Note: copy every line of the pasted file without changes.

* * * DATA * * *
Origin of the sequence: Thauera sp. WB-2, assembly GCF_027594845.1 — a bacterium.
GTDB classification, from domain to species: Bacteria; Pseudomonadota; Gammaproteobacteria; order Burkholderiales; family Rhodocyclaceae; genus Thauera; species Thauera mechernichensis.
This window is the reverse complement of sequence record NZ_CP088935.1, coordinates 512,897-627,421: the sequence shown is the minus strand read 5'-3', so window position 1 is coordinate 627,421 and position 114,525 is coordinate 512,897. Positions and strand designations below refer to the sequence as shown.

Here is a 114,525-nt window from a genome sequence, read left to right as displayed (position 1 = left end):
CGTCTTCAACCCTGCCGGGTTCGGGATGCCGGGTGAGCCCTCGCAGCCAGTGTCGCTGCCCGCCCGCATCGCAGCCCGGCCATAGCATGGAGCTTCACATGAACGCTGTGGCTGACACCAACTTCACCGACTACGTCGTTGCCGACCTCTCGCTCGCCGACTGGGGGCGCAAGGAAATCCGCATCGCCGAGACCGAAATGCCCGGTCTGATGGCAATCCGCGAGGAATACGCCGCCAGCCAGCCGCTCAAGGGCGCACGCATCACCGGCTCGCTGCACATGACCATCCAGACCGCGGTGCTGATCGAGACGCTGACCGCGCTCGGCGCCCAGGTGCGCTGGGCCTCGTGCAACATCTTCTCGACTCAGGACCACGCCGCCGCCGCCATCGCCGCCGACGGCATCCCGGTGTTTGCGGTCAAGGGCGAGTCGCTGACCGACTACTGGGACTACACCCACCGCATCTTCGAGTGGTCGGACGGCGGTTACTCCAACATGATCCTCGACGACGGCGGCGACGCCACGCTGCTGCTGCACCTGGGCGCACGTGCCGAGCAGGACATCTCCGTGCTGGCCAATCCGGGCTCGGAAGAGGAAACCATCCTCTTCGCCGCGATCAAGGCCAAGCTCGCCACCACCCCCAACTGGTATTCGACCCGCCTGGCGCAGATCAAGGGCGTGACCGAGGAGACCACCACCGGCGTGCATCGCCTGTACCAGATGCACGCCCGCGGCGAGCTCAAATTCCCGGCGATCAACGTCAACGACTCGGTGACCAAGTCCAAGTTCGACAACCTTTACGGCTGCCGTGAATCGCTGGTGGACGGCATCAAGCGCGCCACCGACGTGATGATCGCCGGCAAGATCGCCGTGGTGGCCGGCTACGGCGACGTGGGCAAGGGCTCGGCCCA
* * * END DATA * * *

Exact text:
Origin of the sequence: Thauera sp. WB-2, assembly GCF_027594845.1 — a bacterium.
GTDB classification, from domain to species: Bacteria; Pseudomonadota; Gammaproteobacteria; order Burkholderiales; family Rhodocyclaceae; genus Thauera; species Thauera mechernichensis.
This window is the reverse complement of sequence record NZ_CP088935.1, coordinates 512,897-627,421: the sequence shown is the minus strand read 5'-3', so window position 1 is coordinate 627,421 and position 114,525 is coordinate 512,897. Positions and strand designations below refer to the sequence as shown.

Here is a 114,525-nt window from a genome sequence, read left to right as displayed (position 1 = left end):
CGTCTTCAACCCTGCCGGGTTCGGGATGCCGGGTGAGCCCTCGCAGCCAGTGTCGCTGCCCGCCCGCATCGCAGCCCGGCCATAGCATGGAGCTTCACATGAACGCTGTGGCTGACACCAACTTCACCGACTACGTCGTTGCCGACCTCTCGCTCGCCGACTGGGGGCGCAAGGAAATCCGCATCGCCGAGACCGAAATGCCCGGTCTGATGGCAATCCGCGAGGAATACGCCGCCAGCCAGCCGCTCAAGGGCGCACGCATCACCGGCTCGCTGCACATGACCATCCAGACCGCGGTGCTGATCGAGACGCTGACCGCGCTCGGCGCCCAGGTGCGCTGGGCCTCGTGCAACATCTTCTCGACTCAGGACCACGCCGCCGCCGCCATCGCCGCCGACGGCATCCCGGTGTTTGCGGTCAAGGGCGAGTCGCTGACCGACTACTGGGACTACACCCACCGCATCTTCGAGTGGTCGGACGGCGGTTACTCCAACATGATCCTCGACGACGGCGGCGACGCCACGCTGCTGCTGCACCTGGGCGCACGTGCCGAGCAGGACATCTCCGTGCTGGCCAATCCGGGCTCGGAAGAGGAAACCATCCTCTTCGCCGCGATCAAGGCCAAGCTCGCCACCACCCCCAACTGGTATTCGACCCGCCTGGCGCAGATCAAGGGCGTGACCGAGGAGACCACCACCGGCGTGCATCGCCTGTACCAGATGCACGCCCGCGGCGAGCTCAAATTCCCGGCGATCAACGTCAACGACTCGGTGACCAAGTCCAAGTTCGACAACCTTTACGGCTGCCGTGAATCGCTGGTGGACGGCATCAAGCGCGCCACCGACGTGATGATCGCCGGCAAGATCGCCGTGGTGGCCGGCTACGGCGACGTGGGCAAGGGCTCGGCCCA